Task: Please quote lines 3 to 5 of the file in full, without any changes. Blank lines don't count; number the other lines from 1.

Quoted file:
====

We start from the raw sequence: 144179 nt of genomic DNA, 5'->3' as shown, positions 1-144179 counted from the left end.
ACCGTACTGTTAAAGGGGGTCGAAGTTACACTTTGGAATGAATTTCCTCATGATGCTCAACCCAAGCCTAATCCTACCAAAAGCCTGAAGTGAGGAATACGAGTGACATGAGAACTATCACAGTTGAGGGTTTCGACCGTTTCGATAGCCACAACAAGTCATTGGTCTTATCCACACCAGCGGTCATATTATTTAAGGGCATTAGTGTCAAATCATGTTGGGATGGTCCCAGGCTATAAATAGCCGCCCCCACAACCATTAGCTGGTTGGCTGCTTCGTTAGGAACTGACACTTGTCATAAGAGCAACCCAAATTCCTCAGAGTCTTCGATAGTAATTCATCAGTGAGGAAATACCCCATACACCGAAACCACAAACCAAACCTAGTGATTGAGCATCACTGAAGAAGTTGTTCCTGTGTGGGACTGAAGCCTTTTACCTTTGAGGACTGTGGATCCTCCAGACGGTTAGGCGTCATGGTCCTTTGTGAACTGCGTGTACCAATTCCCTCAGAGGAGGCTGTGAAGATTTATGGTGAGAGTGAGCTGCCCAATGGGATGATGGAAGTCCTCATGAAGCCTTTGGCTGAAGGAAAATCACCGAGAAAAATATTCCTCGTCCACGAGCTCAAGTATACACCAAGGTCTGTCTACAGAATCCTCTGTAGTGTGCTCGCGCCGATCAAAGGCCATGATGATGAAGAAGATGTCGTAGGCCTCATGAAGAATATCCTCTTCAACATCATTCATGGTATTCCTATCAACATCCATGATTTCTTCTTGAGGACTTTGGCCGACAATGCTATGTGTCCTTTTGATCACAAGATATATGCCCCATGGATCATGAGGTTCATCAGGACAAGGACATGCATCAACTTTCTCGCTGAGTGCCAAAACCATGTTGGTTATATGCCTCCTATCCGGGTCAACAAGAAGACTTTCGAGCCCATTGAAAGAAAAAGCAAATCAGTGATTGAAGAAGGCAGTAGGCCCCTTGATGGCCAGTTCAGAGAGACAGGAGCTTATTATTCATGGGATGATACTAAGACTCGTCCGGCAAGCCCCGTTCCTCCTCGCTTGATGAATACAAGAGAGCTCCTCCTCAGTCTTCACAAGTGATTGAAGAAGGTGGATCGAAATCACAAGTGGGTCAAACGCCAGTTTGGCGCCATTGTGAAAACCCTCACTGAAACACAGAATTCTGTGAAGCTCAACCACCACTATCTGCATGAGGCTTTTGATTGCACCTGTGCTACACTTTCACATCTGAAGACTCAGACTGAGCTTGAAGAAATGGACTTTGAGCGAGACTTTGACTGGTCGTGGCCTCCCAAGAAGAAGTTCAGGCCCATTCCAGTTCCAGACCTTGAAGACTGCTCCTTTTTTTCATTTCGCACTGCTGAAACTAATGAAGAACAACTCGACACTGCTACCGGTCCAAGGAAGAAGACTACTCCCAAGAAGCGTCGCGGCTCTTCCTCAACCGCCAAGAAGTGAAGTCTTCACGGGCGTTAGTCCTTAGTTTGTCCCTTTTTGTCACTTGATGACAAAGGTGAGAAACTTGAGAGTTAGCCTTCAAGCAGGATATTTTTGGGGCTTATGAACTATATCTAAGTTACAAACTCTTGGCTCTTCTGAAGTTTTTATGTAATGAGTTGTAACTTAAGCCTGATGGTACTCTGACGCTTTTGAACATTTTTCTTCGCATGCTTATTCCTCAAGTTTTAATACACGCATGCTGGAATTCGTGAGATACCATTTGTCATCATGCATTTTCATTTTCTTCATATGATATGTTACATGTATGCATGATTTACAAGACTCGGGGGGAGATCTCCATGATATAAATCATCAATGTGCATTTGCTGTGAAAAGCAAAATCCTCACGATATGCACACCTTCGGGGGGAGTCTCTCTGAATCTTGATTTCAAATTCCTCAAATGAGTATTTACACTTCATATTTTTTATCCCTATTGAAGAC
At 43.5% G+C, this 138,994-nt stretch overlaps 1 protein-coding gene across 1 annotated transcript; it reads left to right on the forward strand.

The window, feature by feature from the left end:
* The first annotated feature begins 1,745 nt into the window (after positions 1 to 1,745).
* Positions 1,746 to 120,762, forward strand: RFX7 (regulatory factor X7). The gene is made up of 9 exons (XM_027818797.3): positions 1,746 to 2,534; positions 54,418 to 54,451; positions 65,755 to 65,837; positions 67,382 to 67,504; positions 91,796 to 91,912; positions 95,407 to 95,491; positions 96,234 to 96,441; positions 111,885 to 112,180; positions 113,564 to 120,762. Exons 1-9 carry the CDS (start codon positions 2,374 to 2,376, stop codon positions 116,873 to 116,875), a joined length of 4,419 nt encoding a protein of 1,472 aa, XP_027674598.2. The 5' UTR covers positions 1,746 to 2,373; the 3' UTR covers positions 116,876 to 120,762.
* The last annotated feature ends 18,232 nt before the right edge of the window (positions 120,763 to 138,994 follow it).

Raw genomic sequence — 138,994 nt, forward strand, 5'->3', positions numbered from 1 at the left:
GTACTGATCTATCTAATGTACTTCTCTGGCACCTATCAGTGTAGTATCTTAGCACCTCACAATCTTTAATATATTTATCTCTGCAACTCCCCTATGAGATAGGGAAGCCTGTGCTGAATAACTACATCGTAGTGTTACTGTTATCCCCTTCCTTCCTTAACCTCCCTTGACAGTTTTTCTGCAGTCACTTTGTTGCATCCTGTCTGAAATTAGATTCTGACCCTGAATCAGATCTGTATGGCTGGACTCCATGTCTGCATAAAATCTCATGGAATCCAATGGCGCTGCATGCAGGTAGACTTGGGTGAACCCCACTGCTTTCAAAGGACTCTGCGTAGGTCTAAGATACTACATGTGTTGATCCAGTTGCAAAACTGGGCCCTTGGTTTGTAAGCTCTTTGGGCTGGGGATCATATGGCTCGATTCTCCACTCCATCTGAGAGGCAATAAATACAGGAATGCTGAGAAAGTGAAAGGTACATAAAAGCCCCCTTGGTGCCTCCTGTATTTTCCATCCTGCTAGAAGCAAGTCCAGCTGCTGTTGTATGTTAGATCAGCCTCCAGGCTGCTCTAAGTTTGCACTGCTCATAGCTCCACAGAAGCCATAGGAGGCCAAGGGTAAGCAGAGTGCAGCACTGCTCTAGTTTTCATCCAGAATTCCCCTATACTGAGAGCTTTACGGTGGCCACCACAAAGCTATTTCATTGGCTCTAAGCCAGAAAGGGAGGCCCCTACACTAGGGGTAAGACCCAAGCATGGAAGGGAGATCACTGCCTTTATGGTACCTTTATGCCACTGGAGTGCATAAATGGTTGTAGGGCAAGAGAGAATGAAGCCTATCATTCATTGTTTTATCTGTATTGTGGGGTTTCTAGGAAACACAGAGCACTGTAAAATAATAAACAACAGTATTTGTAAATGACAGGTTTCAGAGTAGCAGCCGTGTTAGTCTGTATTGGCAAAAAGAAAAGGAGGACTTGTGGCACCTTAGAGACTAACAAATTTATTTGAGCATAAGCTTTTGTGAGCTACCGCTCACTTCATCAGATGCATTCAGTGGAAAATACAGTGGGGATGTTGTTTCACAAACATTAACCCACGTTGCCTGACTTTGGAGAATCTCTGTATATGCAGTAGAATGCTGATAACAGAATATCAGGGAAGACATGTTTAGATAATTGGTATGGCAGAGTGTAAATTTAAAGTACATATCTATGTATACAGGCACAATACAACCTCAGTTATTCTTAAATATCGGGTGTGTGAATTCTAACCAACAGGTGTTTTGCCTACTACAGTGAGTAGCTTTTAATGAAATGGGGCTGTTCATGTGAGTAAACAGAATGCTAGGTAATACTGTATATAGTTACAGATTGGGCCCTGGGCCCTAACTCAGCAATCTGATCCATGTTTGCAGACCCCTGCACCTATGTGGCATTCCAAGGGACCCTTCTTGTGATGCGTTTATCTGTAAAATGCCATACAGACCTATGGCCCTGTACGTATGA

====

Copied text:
At 43.5% G+C, this 138,994-nt stretch overlaps 1 protein-coding gene across 1 annotated transcript; it reads left to right on the forward strand.

The window, feature by feature from the left end:
* The first annotated feature begins 1,745 nt into the window (after positions 1 to 1,745).